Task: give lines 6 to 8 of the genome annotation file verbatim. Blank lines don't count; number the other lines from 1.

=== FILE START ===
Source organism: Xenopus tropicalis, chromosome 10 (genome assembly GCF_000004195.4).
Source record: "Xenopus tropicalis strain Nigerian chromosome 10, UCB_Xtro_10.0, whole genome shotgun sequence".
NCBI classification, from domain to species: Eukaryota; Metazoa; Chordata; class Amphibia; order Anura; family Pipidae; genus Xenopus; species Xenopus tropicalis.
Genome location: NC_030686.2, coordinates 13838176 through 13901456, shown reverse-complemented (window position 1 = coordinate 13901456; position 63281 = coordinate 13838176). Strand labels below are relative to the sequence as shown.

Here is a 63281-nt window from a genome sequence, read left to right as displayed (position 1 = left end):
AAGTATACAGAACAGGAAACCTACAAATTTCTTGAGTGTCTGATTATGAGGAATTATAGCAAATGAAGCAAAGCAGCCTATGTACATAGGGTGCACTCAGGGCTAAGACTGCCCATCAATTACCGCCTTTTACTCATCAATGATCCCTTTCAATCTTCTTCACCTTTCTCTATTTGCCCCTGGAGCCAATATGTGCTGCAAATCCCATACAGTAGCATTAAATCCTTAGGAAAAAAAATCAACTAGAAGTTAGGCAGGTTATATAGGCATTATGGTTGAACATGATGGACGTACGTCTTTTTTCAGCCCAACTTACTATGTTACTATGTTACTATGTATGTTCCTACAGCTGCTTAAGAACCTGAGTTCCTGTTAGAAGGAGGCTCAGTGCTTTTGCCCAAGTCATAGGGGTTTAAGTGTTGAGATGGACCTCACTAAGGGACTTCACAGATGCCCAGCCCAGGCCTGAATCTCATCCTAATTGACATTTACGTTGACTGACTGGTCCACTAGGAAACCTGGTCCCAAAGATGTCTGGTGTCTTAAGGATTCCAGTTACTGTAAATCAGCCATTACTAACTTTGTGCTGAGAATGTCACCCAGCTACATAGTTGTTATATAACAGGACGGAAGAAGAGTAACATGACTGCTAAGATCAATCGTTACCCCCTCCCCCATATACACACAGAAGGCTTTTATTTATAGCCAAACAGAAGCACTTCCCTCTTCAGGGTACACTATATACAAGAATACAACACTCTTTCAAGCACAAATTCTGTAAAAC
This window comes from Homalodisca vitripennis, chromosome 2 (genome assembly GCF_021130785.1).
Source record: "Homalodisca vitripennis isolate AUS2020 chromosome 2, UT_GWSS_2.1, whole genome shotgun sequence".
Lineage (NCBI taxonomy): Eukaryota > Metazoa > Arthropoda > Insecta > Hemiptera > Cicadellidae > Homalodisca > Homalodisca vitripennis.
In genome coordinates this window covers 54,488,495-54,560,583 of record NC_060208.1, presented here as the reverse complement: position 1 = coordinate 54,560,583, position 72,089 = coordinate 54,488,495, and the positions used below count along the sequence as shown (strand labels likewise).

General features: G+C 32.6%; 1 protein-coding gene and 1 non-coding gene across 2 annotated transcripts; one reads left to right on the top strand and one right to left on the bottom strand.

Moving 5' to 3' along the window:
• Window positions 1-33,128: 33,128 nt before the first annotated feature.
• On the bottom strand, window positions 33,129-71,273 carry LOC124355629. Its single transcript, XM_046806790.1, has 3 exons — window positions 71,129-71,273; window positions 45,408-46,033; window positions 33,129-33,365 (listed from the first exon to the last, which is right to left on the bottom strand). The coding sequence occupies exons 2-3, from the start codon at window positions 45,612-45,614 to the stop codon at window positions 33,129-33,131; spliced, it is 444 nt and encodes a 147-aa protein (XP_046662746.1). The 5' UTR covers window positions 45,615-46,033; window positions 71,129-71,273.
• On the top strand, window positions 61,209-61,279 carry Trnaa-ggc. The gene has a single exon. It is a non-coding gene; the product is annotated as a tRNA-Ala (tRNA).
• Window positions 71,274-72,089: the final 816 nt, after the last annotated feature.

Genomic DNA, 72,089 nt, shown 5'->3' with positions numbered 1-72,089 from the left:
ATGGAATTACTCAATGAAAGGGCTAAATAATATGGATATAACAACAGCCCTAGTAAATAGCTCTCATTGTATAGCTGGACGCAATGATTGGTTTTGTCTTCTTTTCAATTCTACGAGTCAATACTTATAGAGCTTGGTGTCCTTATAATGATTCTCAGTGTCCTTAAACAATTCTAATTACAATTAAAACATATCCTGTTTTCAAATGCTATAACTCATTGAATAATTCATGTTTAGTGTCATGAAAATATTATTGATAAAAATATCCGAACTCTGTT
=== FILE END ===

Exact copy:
AAGTATACAGAACAGGAAACCTACAAATTTCTTGAGTGTCTGATTATGAGGAATTATAGCAAATGAAGCAAAGCAGCCTATGTACATAGGGTGCACTCAGGGCTAAGACTGCCCATCAATTACCGCCTTTTACTCATCAATGATCCCTTTCAATCTTCTTCACCTTTCTCTATTTGCCCCTGGAGCCAATATGTGCTGCAAATCCCATACAGTAGCATTAAATCCTTAGGAAAAAAAATCAACTAGAAGTTAGGCAGGTTATATAGGCATTATGGTTGAACATGATGGACGTACGTCTTTTTTCAGCCCAACTTACTATGTTACTATGTTACTATGTATGTTCCTACAGCTGCTTAAGAACCTGAGTTCCTGTTAGAAGGAGGCTCAGTGCTTTTGCCCAAGTCATAGGGGTTTAAGTGTTGAGATGGACCTCACTAAGGGACTTCACAGATGCCCAGCCCAGGCCTGAATCTCATCCTAATTGACATTTACGTTGACTGACTGGTCCACTAGGAAACCTGGTCCCAAAGATGTCTGGTGTCTTAAGGATTCCAGTTACTGTAAATCAGCCATTACTAACTTTGTGCTGAGAATGTCACCCAGCTACATAGTTGTTATATAACAGGACGGAAGAAGAGTAACATGACTGCTAAGATCAATCGTTACCCCCTCCCCCATATACACACAGAAGGCTTTTATTTATAGCCAAACAGAAGCACTTCCCTCTTCAGGGTACACTATATACAAGAATACAACACTCTTTCAAGCACAAATTCTGTAAAAC
This window comes from Homalodisca vitripennis, chromosome 2 (genome assembly GCF_021130785.1).
Source record: "Homalodisca vitripennis isolate AUS2020 chromosome 2, UT_GWSS_2.1, whole genome shotgun sequence".